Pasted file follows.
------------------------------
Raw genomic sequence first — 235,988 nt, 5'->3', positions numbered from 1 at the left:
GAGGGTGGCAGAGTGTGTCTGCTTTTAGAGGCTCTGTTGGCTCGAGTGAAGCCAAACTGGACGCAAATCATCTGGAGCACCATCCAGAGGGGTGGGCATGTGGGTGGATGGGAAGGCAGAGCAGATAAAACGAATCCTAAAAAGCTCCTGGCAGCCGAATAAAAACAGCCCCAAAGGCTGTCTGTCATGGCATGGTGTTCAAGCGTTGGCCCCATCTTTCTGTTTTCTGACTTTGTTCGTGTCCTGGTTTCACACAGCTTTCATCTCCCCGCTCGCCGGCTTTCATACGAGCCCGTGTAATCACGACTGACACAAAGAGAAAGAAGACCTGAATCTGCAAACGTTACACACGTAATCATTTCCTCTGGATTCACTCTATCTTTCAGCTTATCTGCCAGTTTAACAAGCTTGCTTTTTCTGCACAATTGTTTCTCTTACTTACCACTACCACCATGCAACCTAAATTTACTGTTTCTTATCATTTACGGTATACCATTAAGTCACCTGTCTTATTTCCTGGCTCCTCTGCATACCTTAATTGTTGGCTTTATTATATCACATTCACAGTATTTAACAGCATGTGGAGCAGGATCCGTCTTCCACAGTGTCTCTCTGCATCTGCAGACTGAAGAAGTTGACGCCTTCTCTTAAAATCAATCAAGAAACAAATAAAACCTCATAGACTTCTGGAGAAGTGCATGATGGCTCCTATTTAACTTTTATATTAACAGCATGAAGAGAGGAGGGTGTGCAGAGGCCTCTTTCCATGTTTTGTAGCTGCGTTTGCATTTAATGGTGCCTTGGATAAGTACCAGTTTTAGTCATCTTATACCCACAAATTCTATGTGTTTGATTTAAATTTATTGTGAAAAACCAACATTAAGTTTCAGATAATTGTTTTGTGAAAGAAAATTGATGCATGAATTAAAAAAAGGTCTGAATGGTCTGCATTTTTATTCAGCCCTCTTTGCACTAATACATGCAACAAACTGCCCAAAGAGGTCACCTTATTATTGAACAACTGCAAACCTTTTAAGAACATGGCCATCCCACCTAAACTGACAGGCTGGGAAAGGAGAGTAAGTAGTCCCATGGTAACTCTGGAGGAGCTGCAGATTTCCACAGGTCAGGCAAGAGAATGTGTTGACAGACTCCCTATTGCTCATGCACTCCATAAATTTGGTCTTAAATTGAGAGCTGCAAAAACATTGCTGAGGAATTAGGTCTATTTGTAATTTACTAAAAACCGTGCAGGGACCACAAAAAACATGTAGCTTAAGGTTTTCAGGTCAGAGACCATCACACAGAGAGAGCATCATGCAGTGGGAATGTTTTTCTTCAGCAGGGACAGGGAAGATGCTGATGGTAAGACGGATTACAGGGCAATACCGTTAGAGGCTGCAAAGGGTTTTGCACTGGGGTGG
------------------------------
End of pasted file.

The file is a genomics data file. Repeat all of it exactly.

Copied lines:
Raw genomic sequence first — 235,988 nt, 5'->3', positions numbered from 1 at the left:
GAGGGTGGCAGAGTGTGTCTGCTTTTAGAGGCTCTGTTGGCTCGAGTGAAGCCAAACTGGACGCAAATCATCTGGAGCACCATCCAGAGGGGTGGGCATGTGGGTGGATGGGAAGGCAGAGCAGATAAAACGAATCCTAAAAAGCTCCTGGCAGCCGAATAAAAACAGCCCCAAAGGCTGTCTGTCATGGCATGGTGTTCAAGCGTTGGCCCCATCTTTCTGTTTTCTGACTTTGTTCGTGTCCTGGTTTCACACAGCTTTCATCTCCCCGCTCGCCGGCTTTCATACGAGCCCGTGTAATCACGACTGACACAAAGAGAAAGAAGACCTGAATCTGCAAACGTTACACACGTAATCATTTCCTCTGGATTCACTCTATCTTTCAGCTTATCTGCCAGTTTAACAAGCTTGCTTTTTCTGCACAATTGTTTCTCTTACTTACCACTACCACCATGCAACCTAAATTTACTGTTTCTTATCATTTACGGTATACCATTAAGTCACCTGTCTTATTTCCTGGCTCCTCTGCATACCTTAATTGTTGGCTTTATTATATCACATTCACAGTATTTAACAGCATGTGGAGCAGGATCCGTCTTCCACAGTGTCTCTCTGCATCTGCAGACTGAAGAAGTTGACGCCTTCTCTTAAAATCAATCAAGAAACAAATAAAACCTCATAGACTTCTGGAGAAGTGCATGATGGCTCCTATTTAACTTTTATATTAACAGCATGAAGAGAGGAGGGTGTGCAGAGGCCTCTTTCCATGTTTTGTAGCTGCGTTTGCATTTAATGGTGCCTTGGATAAGTACCAGTTTTAGTCATCTTATACCCACAAATTCTATGTGTTTGATTTAAATTTATTGTGAAAAACCAACATTAAGTTTCAGATAATTGTTTTGTGAAAGAAAATTGATGCATGAATTAAAAAAAGGTCTGAATGGTCTGCATTTTTATTCAGCCCTCTTTGCACTAATACATGCAACAAACTGCCCAAAGAGGTCACCTTATTATTGAACAACTGCAAACCTTTTAAGAACATGGCCATCCCACCTAAACTGACAGGCTGGGAAAGGAGAGTAAGTAGTCCCATGGTAACTCTGGAGGAGCTGCAGATTTCCACAGGTCAGGCAAGAGAATGTGTTGACAGACTCCCTATTGCTCATGCACTCCATAAATTTGGTCTTAAATTGAGAGCTGCAAAAACATTGCTGAGGAATTAGGTCTATTTGTAATTTACTAAAAACCGTGCAGGGACCACAAAAAACATGTAGCTTAAGGTTTTCAGGTCAGAGACCATCACACAGAGAGAGCATCATGCAGTGGGAATGTTTTTCTTCAGCAGGGACAGGGAAGATGCTGATGGTAAGACGGATTACAGGGCAATACCGTTAGAGGCTGCAAAGGGTTTTGCACTGGGGTGG